• The inventors of the present disclosure initially designed and evaluated the activity of 38 probes (SEQ ID NO:1-38) described in Table 1, which were then subjected to experimental analysis for their hybridization capacity and sensitivity for inclusion in the pilot MIC BioChip, after the design of four test pilot BioChips.
  • Numerous steps are involved in the design and generation of an MIC BioChip as described herein. In general, the development of an MIC BioChip includes a combination of any of the following steps:
      • a) Design of the appropriate probes;
      • b) Selection of the microarray format (2-D array vs. 3-D array);
      • c) Equalization of the hybridization capacity of the probes for their inclusion in the biochip prototype by the cassette approach.
  • More specifically, designing and developing an MIC BioChip as described herein, includes any of the following: probe design, biochip matrix preparation, activation of the surface for the immobilization of oligonucleotide probes, immobilization of oligonucleotide probes onto the activated matrix, and deactivation of matrix. Additionally, several levels of analyses were completed for generation of oligonucleotide probes to be immobilized onto the matrix. Finally, preparation of target DNA and the hybridization of the target DNA is a multistep process that has also been optimized, as described herein.
  • General steps involved in target DNA preparation for the hybridization on a biochip are the following:
  • a) DNA amplification, fragmentation and labeling; and
  • b) Hybridization and visualization.
  • Matrix Preparation: Sensitivity of 3D Matrix Vs. 2D Matrix
  • A wide variety of supports may be used with the invention. In one aspect, supports are rigid solids that have a surface, preferably a substantially planar surface so that single molecules to be interrogated are in the same plane. The latter feature permits efficient signal collection. Suitable solid support materials include materials such as glass, polyacrylamide-coated glass, ceramics, silica, silicon, quartz, various plastics, and the like. In one aspect, the area of a planar surface may be in the range of from 0.5 to 4 cm2. In one aspect, the solid support is glass or quartz, such as a microscope slide, having a surface that is uniformly silanized. This may be accomplished using conventional protocols, e.g. acid treatment followed by immersion in a solution of 3-glycidoxypropyl trimethoxysilane, N,N-diisopropylethylamine, and anhydrous xylene (8:1:24 v/v) at 80° C., which forms an epoxysilanized surface.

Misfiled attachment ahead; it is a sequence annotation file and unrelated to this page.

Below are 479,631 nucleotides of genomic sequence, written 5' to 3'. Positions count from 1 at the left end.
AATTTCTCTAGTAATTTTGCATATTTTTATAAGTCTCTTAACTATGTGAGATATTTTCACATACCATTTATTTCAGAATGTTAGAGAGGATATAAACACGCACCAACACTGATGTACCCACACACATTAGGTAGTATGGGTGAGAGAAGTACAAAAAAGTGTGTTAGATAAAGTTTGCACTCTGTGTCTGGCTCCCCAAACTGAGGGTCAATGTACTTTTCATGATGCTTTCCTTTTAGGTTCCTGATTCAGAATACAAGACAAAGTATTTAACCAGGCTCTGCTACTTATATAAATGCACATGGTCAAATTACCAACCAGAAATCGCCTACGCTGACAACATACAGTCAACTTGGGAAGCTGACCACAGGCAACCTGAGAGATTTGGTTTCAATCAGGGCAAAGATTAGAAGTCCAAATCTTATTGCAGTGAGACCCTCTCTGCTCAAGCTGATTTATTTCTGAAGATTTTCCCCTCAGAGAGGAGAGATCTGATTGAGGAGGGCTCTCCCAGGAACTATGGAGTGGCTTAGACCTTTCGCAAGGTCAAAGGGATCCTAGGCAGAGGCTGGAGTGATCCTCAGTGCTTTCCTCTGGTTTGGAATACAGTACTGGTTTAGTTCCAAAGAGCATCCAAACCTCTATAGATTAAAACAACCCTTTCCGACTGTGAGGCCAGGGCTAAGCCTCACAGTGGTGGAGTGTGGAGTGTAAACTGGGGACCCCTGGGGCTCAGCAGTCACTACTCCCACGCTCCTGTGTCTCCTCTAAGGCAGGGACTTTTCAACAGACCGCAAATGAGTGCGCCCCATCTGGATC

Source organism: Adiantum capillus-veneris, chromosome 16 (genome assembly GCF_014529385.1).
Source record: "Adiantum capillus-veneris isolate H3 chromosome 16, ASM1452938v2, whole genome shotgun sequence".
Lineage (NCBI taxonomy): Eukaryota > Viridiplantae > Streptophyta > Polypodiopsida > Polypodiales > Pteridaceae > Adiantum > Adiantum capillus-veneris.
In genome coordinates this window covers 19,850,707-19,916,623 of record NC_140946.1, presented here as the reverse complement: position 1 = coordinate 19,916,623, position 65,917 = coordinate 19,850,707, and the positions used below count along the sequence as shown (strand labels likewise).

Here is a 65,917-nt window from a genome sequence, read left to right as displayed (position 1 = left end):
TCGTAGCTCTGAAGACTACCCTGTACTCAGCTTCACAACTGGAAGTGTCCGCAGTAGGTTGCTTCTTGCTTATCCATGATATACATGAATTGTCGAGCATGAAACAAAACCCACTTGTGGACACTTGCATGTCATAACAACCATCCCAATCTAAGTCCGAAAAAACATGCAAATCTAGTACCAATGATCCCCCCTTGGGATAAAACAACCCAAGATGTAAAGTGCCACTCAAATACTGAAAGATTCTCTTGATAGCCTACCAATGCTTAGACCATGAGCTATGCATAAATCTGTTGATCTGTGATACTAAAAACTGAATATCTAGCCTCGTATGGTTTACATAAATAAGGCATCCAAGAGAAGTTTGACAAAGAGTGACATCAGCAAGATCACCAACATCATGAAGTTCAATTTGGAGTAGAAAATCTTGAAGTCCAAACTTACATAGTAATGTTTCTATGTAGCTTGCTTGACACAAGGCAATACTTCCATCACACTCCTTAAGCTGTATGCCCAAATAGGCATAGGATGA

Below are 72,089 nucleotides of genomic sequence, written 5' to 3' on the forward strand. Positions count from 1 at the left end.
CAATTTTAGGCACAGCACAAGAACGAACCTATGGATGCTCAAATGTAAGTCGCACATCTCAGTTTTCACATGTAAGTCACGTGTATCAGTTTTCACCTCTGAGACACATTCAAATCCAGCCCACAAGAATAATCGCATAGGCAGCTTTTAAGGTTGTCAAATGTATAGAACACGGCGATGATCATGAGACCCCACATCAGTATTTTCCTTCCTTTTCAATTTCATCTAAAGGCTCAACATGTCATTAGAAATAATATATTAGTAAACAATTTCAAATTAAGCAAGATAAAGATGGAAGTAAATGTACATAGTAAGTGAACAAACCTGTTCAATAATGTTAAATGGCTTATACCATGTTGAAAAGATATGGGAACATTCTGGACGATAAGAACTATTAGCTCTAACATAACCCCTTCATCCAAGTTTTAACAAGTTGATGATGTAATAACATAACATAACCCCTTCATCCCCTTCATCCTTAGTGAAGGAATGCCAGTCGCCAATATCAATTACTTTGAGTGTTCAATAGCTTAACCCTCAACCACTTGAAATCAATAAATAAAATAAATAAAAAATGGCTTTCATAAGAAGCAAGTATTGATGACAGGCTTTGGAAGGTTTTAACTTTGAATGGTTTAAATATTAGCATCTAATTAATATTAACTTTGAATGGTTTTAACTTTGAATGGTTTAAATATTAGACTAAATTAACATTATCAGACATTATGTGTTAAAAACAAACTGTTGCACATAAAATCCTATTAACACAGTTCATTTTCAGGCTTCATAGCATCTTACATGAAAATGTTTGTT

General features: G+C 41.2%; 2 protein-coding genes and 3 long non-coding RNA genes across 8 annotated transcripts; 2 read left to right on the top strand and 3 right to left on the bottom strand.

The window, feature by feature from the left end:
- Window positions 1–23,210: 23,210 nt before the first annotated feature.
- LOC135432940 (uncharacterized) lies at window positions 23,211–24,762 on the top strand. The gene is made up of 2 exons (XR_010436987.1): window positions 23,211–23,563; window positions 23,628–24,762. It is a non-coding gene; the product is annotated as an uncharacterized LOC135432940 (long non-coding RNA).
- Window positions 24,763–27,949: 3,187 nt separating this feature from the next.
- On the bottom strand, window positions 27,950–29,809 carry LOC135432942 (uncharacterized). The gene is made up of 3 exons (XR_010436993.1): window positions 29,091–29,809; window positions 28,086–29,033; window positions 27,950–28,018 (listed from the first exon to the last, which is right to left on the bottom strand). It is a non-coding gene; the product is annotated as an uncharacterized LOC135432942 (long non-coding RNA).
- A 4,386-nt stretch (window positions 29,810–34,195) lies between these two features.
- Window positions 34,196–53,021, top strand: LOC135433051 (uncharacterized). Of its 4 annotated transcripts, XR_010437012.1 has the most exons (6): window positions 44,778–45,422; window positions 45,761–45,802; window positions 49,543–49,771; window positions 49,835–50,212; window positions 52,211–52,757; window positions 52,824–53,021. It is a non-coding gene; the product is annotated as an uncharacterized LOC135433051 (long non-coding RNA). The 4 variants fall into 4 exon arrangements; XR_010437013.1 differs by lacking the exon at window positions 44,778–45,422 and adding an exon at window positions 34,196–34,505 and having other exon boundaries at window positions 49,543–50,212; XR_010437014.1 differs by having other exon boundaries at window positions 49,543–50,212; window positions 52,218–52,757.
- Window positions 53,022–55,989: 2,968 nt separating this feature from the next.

• Solid support (matrix) used for the microarray/biochips can be generally divided into two main formats: two-(2D) and three-dimensional (3D). Typical 2D support constitutes glass slides (silanized and subsequently activated or modified by aldehyde, epoxy, activated carboxyl groups etc.) modified to couple with the DNA probes. DNA density on these coated substrates cannot exceed a monolayer that limits the absolute fluorescent signal intensity during biochip visualization. A 3D format considerably increases the available surface area and allows the deposition of higher probe quantities, promoting a higher sensitivity of the biochip analysis. Example of 3D format support is polyacrylamide gel-pads affixed on glass slides and activated to couple with DNA probes [17].
  • Another example of 3D structures is dendrimer support, which can be formed by the glass slide treatment in a special manner. Dendrimers are repetitively branched polymeric molecules chemically synthesized with well-defined shapes, size and nanoscale physicochemical properties [18]. In contrast to traditional polymers, dendrimers are unique core-shell structures possessing three basic architectural components: a core, an interior of shells (generations), and an outer shell or periphery consisting of branch cell units and terminal functional groups [19, 20]. Identical monomer units bind repeatedly around a core, sequentially building tree architecture of the polymer. Each of these layers between the core and the periphery is called generation. The generation rises after every additional interaction by a sequence of repetitive reactions. The surface of the dendrimer contains reactive terminal groups to perform a variety of functions.